Strangers on a Train: Everyone is a Potential Murderer

The premise of STRANGERS ON A TRAIN plays into director Alfred Hitchcock’s love for the perfect murder. DIAL M FOR MURDER, REAR WINDOW, ROPE, and VERTIGO each explore murderers who meticulously plot a murder so they do not get caught. These are elaborate, contrived plans that rely on accuracy, predictable behavior and a dash of right place, right time.

STRANGERS ON A TRAIN released at the end of June in 1951. Hitchcock was just coming off UNDER CAPRICORN and STAGE FRIGHT, neither of which is remembered as a major classic or huge hit. Adapted from the novel Strangers on a Train by Patricia Highsmith, the film features a low-key cast, contrasting to the big stars Hitchcock would attract later in the decade such as Cary Grant and Grace Kelly.

Farley Granger plays tennis player and politics hopeful Guy Haines, who is married to an adulterously pregnant woman Miriam (Kasey Rogers, going by Laura Eliott at the time) that refuses to divorce him. He is in love with another politician’s daughter Ann (Ruth Roman), but cannot be seen with her out fear of scandal. Guy meets Bruno Anthony (Robert Walker) on a train, and Bruno rudely tells Guy how much he knows about him. Bruno then tells Guy that he has his own problems with his father. Bruno suggests that they each kill the other’s nuisance. They are strangers so there would be no connection. In STRANGERS ON A TRAIN, the crisscross murder would allow each man to commit a murder anonymously while simultaneously ridding his life of a pest. If Bruno and Guy do not even know their victims, then how could they be suspects?

A major highlight of the film is the sequence where Bruno stalks Miriam through the amusement park. The sequence has Bruno following Miriam around through various rides, as she frolics with two younger men. Hitchcock manages to make the scene feel kinky and dangerous, even under the censorship of the Hays Production Code and exploits the power of suggestion with strong visual cues, in order to get his point across. As Bruno strangles Miriam, their silhouettes resemble a scene more sexual than murderous.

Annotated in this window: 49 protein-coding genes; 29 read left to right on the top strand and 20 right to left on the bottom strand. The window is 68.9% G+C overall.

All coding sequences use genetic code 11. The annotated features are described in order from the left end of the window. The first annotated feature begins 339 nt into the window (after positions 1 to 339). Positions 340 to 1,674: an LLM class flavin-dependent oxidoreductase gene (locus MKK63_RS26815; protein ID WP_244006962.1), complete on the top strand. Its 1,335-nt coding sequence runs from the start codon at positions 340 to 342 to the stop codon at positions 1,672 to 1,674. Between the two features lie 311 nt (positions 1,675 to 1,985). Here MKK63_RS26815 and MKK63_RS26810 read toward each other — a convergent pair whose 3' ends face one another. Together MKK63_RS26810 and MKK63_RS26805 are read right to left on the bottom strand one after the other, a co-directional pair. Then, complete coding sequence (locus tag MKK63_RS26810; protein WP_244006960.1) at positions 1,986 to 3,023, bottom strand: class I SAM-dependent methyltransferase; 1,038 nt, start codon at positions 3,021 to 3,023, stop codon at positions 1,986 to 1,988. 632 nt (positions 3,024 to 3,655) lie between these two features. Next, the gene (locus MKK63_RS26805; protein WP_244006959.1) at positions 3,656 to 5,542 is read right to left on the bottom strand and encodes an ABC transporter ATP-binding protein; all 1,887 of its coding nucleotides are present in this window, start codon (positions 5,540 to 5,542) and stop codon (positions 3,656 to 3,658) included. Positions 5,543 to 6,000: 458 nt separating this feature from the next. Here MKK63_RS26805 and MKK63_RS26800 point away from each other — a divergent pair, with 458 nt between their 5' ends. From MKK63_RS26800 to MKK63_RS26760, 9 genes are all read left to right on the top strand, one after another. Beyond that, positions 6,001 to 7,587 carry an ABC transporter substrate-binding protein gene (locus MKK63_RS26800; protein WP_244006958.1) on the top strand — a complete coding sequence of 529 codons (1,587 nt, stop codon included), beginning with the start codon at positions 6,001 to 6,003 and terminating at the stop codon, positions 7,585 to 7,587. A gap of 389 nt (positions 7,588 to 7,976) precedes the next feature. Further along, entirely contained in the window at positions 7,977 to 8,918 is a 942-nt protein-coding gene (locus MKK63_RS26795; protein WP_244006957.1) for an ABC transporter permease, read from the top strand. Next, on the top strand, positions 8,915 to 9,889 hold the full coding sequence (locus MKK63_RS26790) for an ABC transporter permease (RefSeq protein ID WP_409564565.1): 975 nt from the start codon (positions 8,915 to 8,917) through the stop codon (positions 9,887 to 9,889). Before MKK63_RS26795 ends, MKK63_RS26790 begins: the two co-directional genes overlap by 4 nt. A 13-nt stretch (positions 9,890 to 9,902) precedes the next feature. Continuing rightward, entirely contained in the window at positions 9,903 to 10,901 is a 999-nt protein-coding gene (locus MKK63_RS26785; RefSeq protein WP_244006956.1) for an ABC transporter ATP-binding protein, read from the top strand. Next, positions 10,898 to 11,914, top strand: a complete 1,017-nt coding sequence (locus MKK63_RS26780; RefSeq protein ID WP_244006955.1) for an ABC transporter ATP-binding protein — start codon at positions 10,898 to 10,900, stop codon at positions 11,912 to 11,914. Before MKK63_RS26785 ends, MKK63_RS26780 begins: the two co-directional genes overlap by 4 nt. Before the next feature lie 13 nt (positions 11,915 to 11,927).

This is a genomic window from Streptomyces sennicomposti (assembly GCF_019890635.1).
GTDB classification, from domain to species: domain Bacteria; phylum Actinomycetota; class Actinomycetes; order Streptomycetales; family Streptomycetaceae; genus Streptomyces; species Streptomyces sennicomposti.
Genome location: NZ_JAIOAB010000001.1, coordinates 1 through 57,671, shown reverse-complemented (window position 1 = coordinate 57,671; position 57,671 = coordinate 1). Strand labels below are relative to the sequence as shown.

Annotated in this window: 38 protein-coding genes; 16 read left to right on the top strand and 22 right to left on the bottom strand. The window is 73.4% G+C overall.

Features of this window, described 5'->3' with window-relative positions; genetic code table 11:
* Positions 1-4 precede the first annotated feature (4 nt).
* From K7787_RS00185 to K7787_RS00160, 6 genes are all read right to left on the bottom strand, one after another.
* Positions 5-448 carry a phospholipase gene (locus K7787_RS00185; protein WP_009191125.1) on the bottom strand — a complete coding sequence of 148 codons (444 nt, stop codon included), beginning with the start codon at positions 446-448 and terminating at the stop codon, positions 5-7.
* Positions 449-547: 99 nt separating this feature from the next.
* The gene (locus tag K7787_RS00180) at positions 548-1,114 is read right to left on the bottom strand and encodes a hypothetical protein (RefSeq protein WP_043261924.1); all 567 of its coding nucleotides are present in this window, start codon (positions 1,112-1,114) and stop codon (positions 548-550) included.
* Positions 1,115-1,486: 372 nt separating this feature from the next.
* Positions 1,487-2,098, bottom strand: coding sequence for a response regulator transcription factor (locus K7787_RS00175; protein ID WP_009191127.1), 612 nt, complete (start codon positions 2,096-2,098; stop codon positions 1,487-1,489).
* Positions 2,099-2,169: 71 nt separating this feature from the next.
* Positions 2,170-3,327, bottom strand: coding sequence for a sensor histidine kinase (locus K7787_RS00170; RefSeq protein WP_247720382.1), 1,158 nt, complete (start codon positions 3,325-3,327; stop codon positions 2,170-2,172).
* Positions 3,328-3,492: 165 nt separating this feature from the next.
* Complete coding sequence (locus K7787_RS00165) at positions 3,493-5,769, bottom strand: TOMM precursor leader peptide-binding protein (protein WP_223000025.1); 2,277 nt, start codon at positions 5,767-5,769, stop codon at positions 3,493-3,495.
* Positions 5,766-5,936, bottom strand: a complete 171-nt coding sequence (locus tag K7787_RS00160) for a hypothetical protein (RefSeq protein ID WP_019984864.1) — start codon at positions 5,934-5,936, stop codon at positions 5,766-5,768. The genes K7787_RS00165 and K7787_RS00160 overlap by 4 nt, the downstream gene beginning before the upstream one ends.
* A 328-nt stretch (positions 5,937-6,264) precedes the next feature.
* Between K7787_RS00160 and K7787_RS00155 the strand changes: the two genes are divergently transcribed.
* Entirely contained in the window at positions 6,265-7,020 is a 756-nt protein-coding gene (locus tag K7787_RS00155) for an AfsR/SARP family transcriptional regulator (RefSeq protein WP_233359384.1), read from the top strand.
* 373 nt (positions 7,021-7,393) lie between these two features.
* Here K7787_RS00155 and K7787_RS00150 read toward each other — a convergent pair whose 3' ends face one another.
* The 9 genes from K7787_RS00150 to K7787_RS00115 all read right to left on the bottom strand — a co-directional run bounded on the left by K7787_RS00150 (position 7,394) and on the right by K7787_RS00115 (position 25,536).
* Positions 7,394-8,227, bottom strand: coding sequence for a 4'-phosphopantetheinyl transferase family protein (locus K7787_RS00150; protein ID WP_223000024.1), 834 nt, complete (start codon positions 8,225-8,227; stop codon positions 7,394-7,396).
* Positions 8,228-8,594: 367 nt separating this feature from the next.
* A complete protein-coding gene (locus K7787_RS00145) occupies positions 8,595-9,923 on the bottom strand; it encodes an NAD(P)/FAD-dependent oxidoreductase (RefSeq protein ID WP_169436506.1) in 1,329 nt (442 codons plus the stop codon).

While this amusement park scene is a highlight, the visual design of STRANGERS ON A TRAIN is impressive on a whole. Hitchcock uses shadows, large doors and mirrored shots to convey the twisted insanity of the premise. The sequence where Bruno gives Guy Miriam’s glasses as proof of her murder is shot with expressive shadows, coming from an oppressive gate. The shadows of the gate trap Guy, and he becomes more helpless. Bruno and Guy are in the dark, with only some light coming through; the sequence is visually unsettling because it takes Guy and the audience out of the comfort zone and into Bruno’s dark world.

Farley Granger’s casting in this movie is quite interesting. While he was never a big A-list star, Granger had appeared in two of Hitchcock’s celebrated classics and the poetic Luchino Visconti melodrama SENSO (1954). Granger’s baby face and innocent persona serve him well in STRANGERS ON A TRAIN as Guy gets caught up in Bruno’s scheme and can’t shake him off. The homoerotic elements in the film are also heightened by Granger, who was bisexual as he mentions in his memoir Include Me Out. In Granger’s previous Hitchcock film ROPE, he plays opposite John Dall in a story based on the Leopold and Loeb murder case. Granger and Dall played the main characters as in a homosexual relationship, as much as they could in 1940s Hollywood. STRANGERS ON A TRAIN and ROPE are what I call “Hitchcock’s gay films,” because of their themes of male codependence, coded direction and innuendos.

Bruno’s obsession with Guy can be read as a repressed attraction; after all, Guy has many superficial qualities that Bruno does not: a career, handsome looks, ambition, and people who both like and love him. Bruno may not be pursuing Guy in a romantic or sexual way, but he does feel some sort of attraction to Guy’s place in this world or perhaps simply the kind of man that Guy is and could be. In a way, Bruno wants to be Guy and tries to bring him down to his own level of insecurity, neurosis, and insanity.

STRANGERS ON A TRAIN features the running theme of doubles and mirrored opposites. Guy and Bruno are reflections of each other. Though they might be strangers on a train, they become linked together through this murder plot. Hitchcock made many great films in his career, especially in the 1950s. STRANGERS ON A TRAIN is a delicately and precisely crafted psychological thriller. It may not have the glamor of TO CATCH A THIEF or the cross-country thrills of NORTH BY NORTHWEST, but it is an exceptionally sophisticated film.

 

 

 

 

Manish Mathur recently received his J.D. from New England Law | Boston and is an active member of Harvard Sq. Script Writers. He writes for his own film/TV blog, Mathur & the Marquee.

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